Of the 28 medicines that were EMA priorities in 2008, 14 (50%) were still a priority in 2009 and 12 still in 2010 (43%). Of the nine medicines for which we found pharmacokinetic data collection, two were still a priority in 2010 (22%). Of the 19 medicines for which we did not find pharmacokinetic data collection, 10 were still a priority in 2010 (53%).
Academic and public titles of the 1081 records in the sample were searched for the names of the 19 medicines for which we did not find pharmacokinetic data collection in any record. Eight (42%) of these medicines were identified in 29 trial records as an intervention.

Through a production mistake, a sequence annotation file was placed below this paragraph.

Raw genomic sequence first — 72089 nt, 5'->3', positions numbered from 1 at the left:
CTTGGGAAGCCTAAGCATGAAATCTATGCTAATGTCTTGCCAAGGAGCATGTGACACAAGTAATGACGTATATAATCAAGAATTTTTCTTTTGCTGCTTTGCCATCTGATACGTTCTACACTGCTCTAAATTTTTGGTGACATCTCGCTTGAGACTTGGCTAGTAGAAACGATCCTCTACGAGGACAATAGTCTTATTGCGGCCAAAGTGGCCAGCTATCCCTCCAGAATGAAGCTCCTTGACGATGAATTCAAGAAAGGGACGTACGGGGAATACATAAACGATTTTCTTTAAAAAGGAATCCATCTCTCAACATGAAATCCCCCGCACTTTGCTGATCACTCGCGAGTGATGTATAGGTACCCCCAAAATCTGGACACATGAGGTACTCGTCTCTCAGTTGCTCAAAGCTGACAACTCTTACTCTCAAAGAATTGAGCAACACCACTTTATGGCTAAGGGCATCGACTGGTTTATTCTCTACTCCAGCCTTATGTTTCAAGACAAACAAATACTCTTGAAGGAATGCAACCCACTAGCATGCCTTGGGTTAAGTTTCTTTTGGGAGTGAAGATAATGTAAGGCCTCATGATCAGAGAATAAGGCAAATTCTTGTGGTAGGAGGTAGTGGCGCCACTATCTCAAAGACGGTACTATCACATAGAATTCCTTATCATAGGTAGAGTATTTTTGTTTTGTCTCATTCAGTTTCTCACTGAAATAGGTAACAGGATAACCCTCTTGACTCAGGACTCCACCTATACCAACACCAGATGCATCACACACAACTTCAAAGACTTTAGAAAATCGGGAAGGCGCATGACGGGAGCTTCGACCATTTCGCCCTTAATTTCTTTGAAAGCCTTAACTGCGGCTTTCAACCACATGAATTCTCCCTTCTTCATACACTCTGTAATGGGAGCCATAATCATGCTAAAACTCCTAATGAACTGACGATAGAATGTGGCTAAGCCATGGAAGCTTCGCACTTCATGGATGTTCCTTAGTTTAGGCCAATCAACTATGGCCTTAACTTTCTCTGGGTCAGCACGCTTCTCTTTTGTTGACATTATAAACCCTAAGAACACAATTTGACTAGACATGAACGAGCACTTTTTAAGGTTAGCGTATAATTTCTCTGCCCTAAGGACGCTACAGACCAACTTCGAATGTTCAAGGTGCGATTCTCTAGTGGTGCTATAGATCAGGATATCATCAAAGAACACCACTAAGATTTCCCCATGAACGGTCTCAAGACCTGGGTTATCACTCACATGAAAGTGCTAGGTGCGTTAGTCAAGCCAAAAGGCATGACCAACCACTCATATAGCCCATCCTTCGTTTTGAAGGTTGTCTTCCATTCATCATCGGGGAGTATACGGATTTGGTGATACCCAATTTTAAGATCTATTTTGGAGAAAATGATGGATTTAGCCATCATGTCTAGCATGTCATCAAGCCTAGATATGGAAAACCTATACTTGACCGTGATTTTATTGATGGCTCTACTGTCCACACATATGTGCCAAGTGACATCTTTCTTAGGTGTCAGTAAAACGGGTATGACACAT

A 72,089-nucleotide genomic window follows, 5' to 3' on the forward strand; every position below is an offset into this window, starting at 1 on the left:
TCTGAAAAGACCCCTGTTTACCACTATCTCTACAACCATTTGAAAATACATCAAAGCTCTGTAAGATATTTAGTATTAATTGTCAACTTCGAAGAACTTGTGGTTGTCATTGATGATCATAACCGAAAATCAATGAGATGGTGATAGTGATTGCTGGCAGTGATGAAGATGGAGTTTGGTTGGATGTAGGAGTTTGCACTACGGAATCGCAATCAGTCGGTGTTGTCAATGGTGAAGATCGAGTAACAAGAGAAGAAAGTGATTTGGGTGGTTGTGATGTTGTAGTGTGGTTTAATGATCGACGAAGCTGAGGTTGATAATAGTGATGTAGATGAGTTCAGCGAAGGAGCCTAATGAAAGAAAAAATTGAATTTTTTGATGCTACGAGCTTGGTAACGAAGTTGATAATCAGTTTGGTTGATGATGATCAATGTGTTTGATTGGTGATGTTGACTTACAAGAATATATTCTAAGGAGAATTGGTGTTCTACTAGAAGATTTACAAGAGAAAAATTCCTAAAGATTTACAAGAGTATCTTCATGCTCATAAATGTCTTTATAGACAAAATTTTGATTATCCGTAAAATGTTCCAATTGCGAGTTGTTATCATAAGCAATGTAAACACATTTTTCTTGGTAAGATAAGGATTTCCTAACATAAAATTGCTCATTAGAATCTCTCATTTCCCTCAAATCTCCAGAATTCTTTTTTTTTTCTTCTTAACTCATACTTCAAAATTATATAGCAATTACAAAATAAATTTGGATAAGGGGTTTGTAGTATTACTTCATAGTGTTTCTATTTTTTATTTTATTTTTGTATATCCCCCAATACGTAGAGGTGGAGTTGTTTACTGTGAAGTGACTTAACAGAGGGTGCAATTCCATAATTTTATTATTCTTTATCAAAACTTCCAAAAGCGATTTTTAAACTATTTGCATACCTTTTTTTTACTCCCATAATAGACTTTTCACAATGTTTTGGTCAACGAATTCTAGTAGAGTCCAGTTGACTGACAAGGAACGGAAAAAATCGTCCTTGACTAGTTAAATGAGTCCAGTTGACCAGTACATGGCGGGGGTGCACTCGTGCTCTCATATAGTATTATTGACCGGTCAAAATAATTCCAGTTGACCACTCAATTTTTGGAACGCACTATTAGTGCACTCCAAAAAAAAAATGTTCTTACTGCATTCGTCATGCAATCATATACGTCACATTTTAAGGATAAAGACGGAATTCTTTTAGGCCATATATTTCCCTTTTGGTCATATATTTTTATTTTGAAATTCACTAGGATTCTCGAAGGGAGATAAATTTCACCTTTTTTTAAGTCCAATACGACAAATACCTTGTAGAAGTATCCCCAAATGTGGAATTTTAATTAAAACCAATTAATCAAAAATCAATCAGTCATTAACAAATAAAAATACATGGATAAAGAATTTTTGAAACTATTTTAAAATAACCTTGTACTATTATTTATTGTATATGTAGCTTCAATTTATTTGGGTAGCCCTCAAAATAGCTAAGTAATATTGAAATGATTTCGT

To our knowledge, this is the first study to report on the global activity of collection of pharmacokinetic data in clinical trials in children. It assessed all paediatric trials that were recruiting on 22 May 2009, as registered at clinical trial registries that are a part of the ICTRP registry network. Of 1081 records of trials researching medicines in children, one-quarter reported that they would be collecting pharmacokinetic data. So, is this a lot or a little? In view of the current paucity of knowledge on safety and efficacy of children's medicines, the degree to which this knowledge is in arrears as compared with our understanding of adult medication, and the widespread prescribing of medicines to children, we would argue that it is not enough.